This week I started thinking about male health and aging because let’s face it, there are a lot of things that start to vary as we get older. I’ve noticed this to be true when I compare myself at age 21 to my current age of 32. As men we go through our teens being packages of uncontrollable hormones to our twenties when things start slowing down a bit.
All men think about their bodies and their performance at all stages of life. We think about everything from the way our bodies look in the mirror to how things seem to be changing in our sexual lives. As gay men we pay attention to even more details, or so it seems in my experience. In gay culture there is a lot of focus on appearance and sexual performance, so when these things start to change, a lot of gay men tend to panic a little.
Youth or appearing youthful seems to be the main concern to many because for some reason gay men fear becoming what some call a troll. Some worry about the fine lines appearing on their face and others worry about their lack of explosive ejaculation during sex. As I’ve entered into my 30’s, I’m starting to realize that a lot of these things don’t really matter much to me, because there’s more to me than appearance and sex. I have to realistic though because my feelings would probably be different if I weren’t married and still had to deal with the gay singles scene.
What are some of the normal changes as we leave our teens and progress to our thirties and beyond?
1. Erections take longer to occur
2. Fewer sperm are produced
3. Erections are less hard
4. Sexual desire may decrease
5. The force of ejaculation decreases (up to 50%)
These issues typically start to arise due to a drop in testosterone as we begin to age, as well as changes in the prostate. Now that we know this, how does it make you feel about getting older? In all reality it shouldn’t make you feel anything negative.
What can we do to make sure these factors limit their impact on our life as we continue to age?
It’s important that everyone regardless of age gets into some kind of physical fitness routine. By exercising and keeping fit you will reduce the likelihood of many minor problems becoming major problems. As we age we typically start gaining weight and sit around a lot. If you eat poorly and never exercise you may end up taking medications to control some conditions, and these medications can possibly impact your body, including your sexual performance.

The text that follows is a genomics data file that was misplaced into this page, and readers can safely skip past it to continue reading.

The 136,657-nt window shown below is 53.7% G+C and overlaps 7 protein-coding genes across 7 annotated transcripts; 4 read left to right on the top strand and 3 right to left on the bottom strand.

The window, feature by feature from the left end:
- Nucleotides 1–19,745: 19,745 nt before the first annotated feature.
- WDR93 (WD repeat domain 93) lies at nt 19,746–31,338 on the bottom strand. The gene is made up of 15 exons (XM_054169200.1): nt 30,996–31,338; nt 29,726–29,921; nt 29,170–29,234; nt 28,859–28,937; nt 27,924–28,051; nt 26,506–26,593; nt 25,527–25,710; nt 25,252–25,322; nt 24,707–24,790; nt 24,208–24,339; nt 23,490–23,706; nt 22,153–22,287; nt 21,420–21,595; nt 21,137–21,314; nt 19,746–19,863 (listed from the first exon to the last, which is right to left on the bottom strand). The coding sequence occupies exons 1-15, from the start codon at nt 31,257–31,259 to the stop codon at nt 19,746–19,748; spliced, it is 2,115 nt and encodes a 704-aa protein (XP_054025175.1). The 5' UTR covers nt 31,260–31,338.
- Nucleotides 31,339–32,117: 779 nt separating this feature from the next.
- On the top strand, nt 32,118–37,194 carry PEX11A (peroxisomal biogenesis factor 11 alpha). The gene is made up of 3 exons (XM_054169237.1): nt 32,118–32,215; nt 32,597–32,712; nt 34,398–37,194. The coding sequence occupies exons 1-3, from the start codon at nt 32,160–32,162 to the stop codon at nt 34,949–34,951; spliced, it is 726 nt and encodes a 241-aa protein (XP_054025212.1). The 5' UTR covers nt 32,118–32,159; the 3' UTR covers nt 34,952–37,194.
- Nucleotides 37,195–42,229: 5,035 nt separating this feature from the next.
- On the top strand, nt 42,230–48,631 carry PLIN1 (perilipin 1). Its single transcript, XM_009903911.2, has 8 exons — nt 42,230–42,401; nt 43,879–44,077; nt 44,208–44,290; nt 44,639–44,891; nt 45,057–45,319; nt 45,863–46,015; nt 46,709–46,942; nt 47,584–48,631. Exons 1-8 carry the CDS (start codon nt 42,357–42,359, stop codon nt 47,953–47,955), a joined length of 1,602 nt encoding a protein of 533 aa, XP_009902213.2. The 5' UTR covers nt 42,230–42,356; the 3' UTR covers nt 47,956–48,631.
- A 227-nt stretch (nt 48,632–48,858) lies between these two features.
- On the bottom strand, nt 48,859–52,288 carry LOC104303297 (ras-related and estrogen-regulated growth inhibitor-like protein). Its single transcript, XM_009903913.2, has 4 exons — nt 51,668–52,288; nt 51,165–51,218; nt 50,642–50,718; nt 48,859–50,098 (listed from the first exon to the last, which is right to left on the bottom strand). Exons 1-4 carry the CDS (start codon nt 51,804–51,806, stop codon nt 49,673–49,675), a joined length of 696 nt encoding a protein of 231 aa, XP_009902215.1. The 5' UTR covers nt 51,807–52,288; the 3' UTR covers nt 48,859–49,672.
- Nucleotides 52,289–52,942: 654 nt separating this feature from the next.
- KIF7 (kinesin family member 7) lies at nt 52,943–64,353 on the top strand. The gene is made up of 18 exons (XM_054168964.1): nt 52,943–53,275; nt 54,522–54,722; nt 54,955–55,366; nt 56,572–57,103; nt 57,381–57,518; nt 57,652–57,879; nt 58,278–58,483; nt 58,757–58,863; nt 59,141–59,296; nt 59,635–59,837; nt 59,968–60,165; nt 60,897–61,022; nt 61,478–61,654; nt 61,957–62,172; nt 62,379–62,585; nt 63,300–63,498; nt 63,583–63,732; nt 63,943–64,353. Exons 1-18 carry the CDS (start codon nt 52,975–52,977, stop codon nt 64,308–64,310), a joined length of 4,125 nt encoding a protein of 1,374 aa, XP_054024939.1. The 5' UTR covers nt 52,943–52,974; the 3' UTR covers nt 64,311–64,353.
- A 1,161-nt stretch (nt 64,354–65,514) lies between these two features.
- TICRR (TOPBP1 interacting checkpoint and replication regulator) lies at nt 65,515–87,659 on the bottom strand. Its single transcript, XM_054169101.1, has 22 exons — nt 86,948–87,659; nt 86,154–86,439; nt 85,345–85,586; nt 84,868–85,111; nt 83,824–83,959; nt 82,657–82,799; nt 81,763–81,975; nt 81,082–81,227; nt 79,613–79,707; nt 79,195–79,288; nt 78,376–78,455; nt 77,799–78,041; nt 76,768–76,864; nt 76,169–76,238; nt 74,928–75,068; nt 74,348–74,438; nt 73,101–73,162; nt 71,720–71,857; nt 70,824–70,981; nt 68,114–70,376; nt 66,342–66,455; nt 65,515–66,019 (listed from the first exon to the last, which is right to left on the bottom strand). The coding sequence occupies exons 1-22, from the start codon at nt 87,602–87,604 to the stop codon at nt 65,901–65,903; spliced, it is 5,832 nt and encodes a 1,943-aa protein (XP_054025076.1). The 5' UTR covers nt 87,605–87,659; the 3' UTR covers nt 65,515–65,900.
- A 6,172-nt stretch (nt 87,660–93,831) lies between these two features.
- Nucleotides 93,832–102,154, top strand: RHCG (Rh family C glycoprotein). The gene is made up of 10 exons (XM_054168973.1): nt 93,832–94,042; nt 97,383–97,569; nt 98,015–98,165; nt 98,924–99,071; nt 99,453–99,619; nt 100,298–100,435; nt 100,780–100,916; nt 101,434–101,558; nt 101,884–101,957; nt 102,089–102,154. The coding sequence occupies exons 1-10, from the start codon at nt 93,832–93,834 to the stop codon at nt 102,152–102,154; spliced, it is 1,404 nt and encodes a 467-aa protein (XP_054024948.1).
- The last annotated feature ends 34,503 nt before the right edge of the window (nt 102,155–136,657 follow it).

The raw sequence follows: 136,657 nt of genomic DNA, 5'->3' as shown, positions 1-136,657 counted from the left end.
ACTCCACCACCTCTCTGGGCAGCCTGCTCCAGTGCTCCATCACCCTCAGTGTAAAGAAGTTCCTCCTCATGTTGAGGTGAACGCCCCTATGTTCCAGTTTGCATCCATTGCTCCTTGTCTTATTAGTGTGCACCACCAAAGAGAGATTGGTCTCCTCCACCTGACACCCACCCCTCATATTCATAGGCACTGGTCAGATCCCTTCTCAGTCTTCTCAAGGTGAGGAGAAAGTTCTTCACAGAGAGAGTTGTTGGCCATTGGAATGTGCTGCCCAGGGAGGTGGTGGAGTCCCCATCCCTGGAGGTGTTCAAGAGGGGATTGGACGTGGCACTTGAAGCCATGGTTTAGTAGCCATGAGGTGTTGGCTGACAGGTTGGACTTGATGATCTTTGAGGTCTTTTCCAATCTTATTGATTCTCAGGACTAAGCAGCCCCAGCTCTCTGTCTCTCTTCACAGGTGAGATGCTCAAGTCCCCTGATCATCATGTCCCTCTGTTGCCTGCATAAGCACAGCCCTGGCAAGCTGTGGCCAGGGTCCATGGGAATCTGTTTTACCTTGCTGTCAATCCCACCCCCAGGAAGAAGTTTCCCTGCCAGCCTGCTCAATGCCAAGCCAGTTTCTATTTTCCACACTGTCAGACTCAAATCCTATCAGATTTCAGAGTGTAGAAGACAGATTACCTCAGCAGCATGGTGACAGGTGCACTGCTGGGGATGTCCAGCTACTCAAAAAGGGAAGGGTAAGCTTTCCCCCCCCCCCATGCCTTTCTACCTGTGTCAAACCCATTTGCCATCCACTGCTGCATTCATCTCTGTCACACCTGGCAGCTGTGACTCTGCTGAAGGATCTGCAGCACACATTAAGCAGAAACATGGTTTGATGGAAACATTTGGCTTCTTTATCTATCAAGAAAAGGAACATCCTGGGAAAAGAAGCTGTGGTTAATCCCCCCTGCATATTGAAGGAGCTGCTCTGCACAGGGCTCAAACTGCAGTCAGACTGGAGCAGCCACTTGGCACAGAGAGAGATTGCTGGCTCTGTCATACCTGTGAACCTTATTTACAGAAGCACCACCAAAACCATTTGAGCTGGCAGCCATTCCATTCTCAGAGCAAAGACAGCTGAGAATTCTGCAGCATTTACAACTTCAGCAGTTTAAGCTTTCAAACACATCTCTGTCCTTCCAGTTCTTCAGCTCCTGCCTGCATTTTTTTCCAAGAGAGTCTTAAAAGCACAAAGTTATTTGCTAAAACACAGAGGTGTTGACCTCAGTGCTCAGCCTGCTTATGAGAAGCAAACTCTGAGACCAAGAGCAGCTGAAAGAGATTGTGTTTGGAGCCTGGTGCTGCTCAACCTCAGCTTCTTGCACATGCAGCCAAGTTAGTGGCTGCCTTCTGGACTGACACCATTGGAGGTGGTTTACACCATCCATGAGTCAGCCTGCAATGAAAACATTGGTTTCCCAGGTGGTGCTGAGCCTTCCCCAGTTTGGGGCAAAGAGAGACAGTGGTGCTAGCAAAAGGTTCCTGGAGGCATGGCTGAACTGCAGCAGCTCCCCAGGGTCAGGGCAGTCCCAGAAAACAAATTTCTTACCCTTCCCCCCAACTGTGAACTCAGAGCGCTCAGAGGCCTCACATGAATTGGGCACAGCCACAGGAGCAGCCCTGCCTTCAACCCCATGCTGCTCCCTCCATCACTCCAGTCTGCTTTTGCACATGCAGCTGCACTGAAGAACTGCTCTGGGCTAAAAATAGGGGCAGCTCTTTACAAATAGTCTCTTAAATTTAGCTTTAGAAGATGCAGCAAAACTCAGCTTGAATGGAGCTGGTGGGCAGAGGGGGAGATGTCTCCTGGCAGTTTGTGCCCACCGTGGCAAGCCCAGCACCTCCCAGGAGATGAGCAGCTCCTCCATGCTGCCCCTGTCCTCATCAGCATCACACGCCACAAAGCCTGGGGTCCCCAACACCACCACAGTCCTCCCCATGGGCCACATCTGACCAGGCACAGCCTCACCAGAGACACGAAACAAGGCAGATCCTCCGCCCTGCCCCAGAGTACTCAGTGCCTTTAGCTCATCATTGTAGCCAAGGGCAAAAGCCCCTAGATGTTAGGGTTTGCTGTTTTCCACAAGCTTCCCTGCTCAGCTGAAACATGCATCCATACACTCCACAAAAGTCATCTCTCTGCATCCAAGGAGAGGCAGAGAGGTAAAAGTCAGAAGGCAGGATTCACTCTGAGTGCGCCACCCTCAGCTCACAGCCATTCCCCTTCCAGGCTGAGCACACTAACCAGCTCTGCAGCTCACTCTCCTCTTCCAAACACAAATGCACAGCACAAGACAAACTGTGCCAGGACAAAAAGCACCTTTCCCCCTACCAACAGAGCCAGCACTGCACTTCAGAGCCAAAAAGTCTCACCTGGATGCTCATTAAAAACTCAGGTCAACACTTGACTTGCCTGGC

If you’re in your 20’s and 30’s the risk is relatively low that your prostate will cause problems unless you have a family history of some kind. It’s still recommended that you go ahead and start having exams by your doctor every so often just to be safe. Through my 20’s I never bothered having a full physical because like many of you, I felt invincible. Once I got into my 30’s I finally decided that it is a good idea to take better care of myself, and that included a physical exam. Once you get into your 40’s and 50’s it’s recommended by most physicians that you get yearly exams. If you have a family history of problems they may recommend bi-annual exams.
For all of you out there who are putting off getting a physical, it’s really not that big of a deal. I never had one because of all the stupid stories I heard and silly stuff I saw on television. When I decided to go ahead and do it, there was really not a huge difference between a normal doctor visit. They will check your height, weight and blood pressure and then take you into a private room. You’ll be asked to undress to your underwear and put on a paper robe. The doctor will eventually come in and check your breathing, ears, reflexes, and eventually check your heart with an EKG. They usually save the best for last, and that is the testicular exam for hernias and the dreaded prostate exam. If you have a good doctor he will explain everything to you and make you feel completely comfortable. The prostate exam should be quick and relatively painless. Your doctor may also have blood work done as well to make sure all your levels check out good.
The satisfaction of knowing you’re healthy far outweighs the fears you should have of actually going for an exam. I encourage you all to find a doctor, schedule a full physical exam, eat healthy, exercise, and take care of yourselves. You’ll be happy you did!